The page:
Thursday, January 22, 2009

The nonsense never stops in Britain

Now music teachers are ordered to wear earmuffs by health and safety watchdog. There must be a heckova lot of stone-deaf music teachers around according to this

School music teachers have been warned to wear earmuffs or stand behind noise screens to protect their hearing. This is because beginners tend to blast away much louder than professionals. The most potentially deafening instrument is the cornet, with just one honk being enough to cause permanent ear damage. And standing in the direct fire of instruments such as the flute, oboe and saxophone can become risky after just 15 minutes.

Standing next to a school band is even more dangerous, the Health and Safety Executive warns. 'Sound levels produced by groups of student instrumentalists are likely to be higher than those produced by a professional group of players because of less-developed technical abilities and natural exuberance,' the organisation said. 'Damaging sound levels have been measured at the conductor's position in school bands.'

The warning has been posted on the HSE website. It sets the lower safe daily limit for exposure to a prolonged noise at 80 decibels. This level takes account of the actual volume of sound and how long it continues. Noise exposure is not the same as sound level, which is the noise measured at a particular moment. After just 15 minutes of a saxophone lesson, teachers can reach their safe daily exposure limit.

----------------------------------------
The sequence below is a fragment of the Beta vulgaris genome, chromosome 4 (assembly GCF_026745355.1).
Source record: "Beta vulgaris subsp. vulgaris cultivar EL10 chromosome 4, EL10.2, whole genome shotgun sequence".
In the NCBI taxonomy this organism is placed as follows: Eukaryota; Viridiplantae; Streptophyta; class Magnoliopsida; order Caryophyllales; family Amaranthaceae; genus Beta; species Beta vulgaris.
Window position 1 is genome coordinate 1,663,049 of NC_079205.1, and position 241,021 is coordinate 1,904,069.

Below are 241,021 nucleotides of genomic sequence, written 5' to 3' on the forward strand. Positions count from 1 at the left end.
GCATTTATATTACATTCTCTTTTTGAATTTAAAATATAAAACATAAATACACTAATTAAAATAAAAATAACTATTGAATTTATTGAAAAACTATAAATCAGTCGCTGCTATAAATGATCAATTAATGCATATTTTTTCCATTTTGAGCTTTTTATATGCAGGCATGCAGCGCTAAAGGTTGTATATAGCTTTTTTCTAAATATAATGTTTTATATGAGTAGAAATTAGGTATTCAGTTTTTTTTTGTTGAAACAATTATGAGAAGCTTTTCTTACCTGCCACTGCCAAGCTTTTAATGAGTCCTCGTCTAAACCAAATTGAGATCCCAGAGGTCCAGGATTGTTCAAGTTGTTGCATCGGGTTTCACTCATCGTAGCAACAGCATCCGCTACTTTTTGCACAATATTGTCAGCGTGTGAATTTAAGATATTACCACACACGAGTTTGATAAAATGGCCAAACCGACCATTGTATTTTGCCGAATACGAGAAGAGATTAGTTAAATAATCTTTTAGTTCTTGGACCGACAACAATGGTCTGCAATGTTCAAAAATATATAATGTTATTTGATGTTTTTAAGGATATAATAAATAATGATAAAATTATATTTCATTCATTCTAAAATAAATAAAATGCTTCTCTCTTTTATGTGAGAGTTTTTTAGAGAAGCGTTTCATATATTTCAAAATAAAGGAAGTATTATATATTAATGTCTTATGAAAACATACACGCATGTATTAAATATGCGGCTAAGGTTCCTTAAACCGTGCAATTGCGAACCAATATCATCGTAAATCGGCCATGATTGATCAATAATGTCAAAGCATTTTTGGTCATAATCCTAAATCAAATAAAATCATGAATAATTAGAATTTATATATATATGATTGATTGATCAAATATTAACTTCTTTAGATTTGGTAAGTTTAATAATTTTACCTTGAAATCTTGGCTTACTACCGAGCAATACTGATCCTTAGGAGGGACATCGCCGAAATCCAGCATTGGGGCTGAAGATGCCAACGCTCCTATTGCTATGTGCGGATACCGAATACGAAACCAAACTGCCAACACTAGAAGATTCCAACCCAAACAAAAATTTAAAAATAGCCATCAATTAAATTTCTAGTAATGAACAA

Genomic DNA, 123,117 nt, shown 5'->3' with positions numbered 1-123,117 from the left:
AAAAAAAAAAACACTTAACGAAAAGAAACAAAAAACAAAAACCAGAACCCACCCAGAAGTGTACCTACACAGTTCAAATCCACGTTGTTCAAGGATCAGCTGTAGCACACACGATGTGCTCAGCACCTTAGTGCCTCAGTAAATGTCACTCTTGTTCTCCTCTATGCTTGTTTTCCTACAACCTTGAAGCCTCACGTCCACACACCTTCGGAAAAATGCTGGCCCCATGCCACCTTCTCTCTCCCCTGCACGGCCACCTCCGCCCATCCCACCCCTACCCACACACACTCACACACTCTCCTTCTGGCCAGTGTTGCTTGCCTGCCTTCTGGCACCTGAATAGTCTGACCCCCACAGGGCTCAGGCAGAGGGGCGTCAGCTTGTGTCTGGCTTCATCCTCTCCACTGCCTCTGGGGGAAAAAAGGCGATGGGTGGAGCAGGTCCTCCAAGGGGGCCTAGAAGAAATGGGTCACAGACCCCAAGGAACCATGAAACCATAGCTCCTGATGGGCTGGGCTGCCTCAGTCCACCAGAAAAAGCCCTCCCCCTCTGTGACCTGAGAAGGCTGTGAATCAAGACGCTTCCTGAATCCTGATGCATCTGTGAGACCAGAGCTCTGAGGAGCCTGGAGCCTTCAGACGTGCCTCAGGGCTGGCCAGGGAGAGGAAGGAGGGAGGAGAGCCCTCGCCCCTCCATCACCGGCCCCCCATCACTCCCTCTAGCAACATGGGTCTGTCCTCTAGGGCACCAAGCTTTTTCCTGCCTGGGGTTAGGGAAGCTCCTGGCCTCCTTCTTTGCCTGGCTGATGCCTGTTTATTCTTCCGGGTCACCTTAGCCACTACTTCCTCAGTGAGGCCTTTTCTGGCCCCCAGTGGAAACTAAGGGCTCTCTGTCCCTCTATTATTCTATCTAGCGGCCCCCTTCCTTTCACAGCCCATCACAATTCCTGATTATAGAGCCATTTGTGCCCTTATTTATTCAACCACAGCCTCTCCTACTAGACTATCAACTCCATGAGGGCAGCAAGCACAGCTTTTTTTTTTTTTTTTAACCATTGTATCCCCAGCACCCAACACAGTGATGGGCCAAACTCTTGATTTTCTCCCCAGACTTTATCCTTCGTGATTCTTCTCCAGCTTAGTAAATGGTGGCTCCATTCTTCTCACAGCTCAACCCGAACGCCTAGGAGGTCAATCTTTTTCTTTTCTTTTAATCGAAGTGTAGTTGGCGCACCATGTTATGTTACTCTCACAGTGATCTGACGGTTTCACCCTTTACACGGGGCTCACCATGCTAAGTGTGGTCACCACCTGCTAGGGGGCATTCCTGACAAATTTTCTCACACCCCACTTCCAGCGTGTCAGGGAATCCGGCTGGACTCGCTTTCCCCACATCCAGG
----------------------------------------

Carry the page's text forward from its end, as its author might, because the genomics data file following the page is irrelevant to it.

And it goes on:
Conducting a brass, woodwind and percussion orchestra can be done safely for just 19 minutes. For a one-off sound, the lower safe limit is 135 decibels and 140 decibels must not be breached.

When officials visited a school, they found that noise in a cornet lesson hit 140 decibels. In comparison, a pneumatic drill makes a 100-decibel sound and 140 decibels equates to a plane taking off. A school that allows staff to be exposed to the cornet without protection would likely be in breach of noise regulations, the HSE warns.

'Sounds peaking above 140dB are liable to cause immediate and lasting damage rather than accumulating over time,' the HSE warns. 'It is therefore crucial that a thorough noise control strategy is in place before any exposure to loud noise might occur.' To avoid overexposure, teachers can stand behind screens, ensure they do not stand in the line of fire of an instrument or, as a last resort, wear ear protectors.

If they do use acoustic screens, they must be careful not to place them so that the sound reverberates back to the child, putting them in added danger. The advice is aimed at protecting workers. But the HSE says: 'Consider the use of hearing protection for both teachers and students to protect hearing during "loud" lessons.'


Another triumph of British bureaucracy

Fifty child-sex offenders were cleared to work with children, new probe reveals

At least 50 sex offenders who pose an 'ongoing risk' to children were cleared to work in schools, an inquiry has found. Some were approved by ministers or senior officials to continue working with children despite evidence they had committed sex offences. A small number were free to seek work in schools three years after a teacher scandal highlighted the loopholes that can allow paedophiles to gain positions of trust.